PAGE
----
THE INVESTIGATION of D.C. Council member Jim Graham (D-Ward 1) released last week was limited to his activities as a former member of the Metro board, but the body on which he still sits should not ignore its findings. How the D.C. Council reacts to evidence of misconduct documented in the report will be a measure of its promise to improve government integrity. It also will be the first test for the board it created to enforce ethics rules.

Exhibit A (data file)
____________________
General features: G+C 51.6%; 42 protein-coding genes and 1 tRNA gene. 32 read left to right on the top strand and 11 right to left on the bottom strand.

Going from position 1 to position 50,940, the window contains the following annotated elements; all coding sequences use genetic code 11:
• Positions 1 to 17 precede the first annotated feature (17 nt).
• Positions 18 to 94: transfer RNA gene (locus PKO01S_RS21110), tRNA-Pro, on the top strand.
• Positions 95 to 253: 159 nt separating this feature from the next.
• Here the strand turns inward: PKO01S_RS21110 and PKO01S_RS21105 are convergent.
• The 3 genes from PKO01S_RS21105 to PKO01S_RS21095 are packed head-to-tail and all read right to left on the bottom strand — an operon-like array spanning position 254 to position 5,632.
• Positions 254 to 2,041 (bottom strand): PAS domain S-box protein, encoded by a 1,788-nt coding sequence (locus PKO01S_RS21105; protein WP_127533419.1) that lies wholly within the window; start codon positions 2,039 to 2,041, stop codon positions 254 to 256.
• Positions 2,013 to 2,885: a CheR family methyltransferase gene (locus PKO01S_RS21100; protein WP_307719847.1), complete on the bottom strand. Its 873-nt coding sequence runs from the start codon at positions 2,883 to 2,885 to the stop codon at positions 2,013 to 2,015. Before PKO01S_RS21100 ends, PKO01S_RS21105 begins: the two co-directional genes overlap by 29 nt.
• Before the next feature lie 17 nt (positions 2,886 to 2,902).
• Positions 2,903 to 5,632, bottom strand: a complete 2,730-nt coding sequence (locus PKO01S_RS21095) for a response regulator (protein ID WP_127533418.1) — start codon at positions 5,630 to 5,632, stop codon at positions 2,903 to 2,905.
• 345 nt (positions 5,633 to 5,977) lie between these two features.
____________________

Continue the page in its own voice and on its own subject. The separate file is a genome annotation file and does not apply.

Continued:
The D.C. Board of Ethics and Government Accountability, which opened its doors the first of this month, will meet Tuesday. Its first order of business surely must be the report of the four-month investigation, commissioned by the Washington Metropolitan Area Transit Authority, into Mr. Graham’s role in a 2008 Metro development project. Investigators for an internationally recognized law firm concluded that Mr. Graham violated the transit agency’s code of conduct regarding conflict of interest and impartiality when he attempted to barter the project with the lottery contract that was before the city council.